Many friends and family have passed away through the decades, and maybe this is there way of telling me that it doesn’t matter what kind of costly decorations we have to celebrate the holiday season, as long as we share the sign of hope with others, there is nothing else that is more vibrant….more important! There is always hope if we truly believe.

Favorite holiday children’s books through the decades

For me in elementary school in the 1960’s, it was Brenda Brave helps Grandmother, a beautifully illustrated story I bought at one of my first book fairs. It still has the price tag, $1.00 and the code for how book fairs demonstrated their books. The story was about a little girl named Brenda Brave who lived with her Grandmother in a small cottage. Grandmother raised Brenda when she was a baby. Grandmother makes candy to sell in town but one day Grandmother falls and hurts her leg. Brenda takes over the cleaning, cooking and Christmas even selling candy. And for Christmas, Brenda gets the beautiful porcelain doll that she always wanted from Grandmother.

For many of us then, it was the most elaborate story of  The Night Before Christmas  that we had in our holiday collection as well as Frosty the Snowman that possibly had a record and A Charlie Brown Christmas. We may have received our books as gifts or a traditional purchase at the downtown Marshall Fields book floor. Krochs and Brentanos may have been another choice.

How the Grinch Stole Christmas was another favorite as well as Rudolph.  For many of my Jewish friends, to celebrate Hanukkah, I remember learning the Dreidel Song and game more so that reading Jewish stories. The Littlest Angel and The Christmas Story came in many colors and styles that shred the birth of Jesus.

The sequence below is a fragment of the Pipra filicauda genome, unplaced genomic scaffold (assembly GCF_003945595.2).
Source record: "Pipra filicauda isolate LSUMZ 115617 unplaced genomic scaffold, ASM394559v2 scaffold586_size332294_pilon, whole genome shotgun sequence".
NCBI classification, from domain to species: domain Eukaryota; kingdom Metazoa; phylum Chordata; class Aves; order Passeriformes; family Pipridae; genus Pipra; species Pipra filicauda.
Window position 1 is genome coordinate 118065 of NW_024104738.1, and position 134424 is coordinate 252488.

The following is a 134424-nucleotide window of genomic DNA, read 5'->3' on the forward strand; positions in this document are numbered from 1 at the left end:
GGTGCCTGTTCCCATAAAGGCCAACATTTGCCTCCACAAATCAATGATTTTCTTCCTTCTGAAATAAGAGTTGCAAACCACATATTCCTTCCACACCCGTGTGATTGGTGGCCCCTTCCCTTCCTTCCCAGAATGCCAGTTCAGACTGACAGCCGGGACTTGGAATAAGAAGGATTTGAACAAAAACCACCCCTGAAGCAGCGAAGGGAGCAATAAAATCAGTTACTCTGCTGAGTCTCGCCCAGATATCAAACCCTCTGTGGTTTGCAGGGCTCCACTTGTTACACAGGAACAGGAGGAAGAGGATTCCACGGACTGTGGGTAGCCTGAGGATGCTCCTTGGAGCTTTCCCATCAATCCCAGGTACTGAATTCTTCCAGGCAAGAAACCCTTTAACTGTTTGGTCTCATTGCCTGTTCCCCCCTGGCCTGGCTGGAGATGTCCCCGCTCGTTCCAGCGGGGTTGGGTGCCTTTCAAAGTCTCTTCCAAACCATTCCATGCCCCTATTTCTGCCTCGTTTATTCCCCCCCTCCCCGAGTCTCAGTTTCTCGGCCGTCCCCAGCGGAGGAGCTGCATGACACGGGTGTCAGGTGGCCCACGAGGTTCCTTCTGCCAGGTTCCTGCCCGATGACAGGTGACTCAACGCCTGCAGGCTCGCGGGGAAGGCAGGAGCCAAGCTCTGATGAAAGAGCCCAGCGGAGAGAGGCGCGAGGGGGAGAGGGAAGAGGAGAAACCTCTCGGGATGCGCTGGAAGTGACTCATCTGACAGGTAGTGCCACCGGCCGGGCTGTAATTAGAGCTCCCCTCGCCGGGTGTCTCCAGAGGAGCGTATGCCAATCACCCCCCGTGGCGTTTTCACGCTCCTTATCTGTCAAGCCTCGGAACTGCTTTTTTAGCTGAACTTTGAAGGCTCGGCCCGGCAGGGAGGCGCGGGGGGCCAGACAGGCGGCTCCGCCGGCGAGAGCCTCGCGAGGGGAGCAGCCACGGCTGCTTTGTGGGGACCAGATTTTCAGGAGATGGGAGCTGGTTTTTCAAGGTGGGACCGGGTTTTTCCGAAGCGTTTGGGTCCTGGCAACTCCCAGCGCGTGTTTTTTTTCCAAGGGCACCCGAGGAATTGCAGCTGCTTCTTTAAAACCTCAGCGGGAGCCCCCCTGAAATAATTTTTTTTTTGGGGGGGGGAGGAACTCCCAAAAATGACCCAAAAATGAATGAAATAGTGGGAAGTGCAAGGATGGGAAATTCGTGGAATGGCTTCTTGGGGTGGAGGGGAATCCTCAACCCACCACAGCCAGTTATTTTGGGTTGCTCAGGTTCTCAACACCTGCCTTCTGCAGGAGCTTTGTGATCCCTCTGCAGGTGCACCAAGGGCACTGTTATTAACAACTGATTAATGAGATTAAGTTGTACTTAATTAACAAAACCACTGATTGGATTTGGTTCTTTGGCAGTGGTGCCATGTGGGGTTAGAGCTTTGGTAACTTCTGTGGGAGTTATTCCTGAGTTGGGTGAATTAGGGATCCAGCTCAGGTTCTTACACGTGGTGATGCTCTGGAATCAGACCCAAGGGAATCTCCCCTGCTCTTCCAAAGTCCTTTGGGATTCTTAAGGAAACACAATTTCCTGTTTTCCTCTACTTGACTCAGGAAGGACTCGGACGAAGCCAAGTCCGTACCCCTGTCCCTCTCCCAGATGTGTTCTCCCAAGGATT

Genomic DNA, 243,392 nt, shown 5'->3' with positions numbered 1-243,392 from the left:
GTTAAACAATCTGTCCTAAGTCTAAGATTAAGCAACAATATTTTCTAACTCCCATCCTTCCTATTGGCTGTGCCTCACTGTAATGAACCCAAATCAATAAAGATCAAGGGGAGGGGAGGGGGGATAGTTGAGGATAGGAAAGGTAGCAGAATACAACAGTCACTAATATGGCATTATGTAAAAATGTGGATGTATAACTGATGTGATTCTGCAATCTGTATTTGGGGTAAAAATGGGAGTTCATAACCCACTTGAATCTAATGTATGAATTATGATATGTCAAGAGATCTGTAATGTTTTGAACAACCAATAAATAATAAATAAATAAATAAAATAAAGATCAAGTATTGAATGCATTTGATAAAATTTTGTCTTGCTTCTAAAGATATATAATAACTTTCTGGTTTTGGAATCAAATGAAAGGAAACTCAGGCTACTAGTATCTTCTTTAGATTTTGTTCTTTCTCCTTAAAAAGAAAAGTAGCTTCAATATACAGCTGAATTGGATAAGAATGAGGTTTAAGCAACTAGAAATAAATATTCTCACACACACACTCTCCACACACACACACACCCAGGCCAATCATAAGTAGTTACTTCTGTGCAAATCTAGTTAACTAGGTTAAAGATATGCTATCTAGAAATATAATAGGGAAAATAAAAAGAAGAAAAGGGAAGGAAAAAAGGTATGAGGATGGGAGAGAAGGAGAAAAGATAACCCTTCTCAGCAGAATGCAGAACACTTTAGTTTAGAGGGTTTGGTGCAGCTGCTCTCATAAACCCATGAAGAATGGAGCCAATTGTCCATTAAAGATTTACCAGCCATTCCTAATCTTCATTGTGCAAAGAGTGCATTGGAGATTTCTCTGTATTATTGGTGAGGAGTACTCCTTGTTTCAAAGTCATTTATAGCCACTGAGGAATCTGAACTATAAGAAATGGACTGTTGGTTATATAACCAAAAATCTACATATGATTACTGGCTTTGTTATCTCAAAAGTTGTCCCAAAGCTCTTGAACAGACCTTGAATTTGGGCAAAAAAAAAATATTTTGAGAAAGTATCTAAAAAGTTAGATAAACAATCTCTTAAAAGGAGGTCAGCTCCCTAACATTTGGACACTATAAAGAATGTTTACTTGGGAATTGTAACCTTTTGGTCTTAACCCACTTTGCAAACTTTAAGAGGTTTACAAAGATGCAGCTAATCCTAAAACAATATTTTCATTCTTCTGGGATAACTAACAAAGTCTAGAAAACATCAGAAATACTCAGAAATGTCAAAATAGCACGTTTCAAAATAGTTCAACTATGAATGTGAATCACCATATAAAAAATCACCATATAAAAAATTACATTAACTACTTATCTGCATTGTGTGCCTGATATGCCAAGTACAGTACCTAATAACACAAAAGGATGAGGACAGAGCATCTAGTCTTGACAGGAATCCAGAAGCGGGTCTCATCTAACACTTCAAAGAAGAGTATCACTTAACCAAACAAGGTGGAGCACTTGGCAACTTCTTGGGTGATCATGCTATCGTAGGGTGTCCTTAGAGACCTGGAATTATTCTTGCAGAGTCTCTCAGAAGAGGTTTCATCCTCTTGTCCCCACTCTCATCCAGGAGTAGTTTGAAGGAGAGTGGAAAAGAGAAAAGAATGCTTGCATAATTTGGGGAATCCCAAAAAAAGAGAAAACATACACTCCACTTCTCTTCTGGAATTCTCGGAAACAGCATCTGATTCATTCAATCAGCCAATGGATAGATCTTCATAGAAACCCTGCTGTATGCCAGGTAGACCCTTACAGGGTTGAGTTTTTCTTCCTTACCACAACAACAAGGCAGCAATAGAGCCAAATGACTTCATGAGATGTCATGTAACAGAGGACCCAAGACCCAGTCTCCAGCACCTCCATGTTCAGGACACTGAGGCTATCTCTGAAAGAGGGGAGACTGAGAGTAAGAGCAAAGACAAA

As the years passed especially in the 1980’s, it was more artful creations of The Night before Christmas  as well as Madelines Christmas and The Polar Express that came in a box with a jingle bell.  Different versions of the Christmas Carol were published to compliment many levels of reading as well as celebrating Kwanzaa.

In 2015, there was a parakeet named Dreidel that taught the story of Hanukkah and collections of books that includes how to catch Santa and how to catch an elf.  Santa arrives in Illinois on Christmas Eve is always fun to read to see if your home is on his list this year.

Today,  The Night before Christmas is still the ultimate favorite with awesome illustrations to read the night before Christmas and depending on religion, The Christmas Story from Amazon or maybe Target or Walmart’s book section. Versions of the classic, A Christmas Carol ,is required reading in many schools followed by a field trip to see the play. Polar Express is complimented by the movie with Tom Hanks and How the Grinch Stole Christmas is a must read and much watched movie with Jim Carey. Maya Angelou’s Amazing Peace is a fully illustrated children’s book that is mainly poetry. The story of a treasure thought to be lost in a batch of tamales is also a great Christmas Eve read called Too Many Tamales.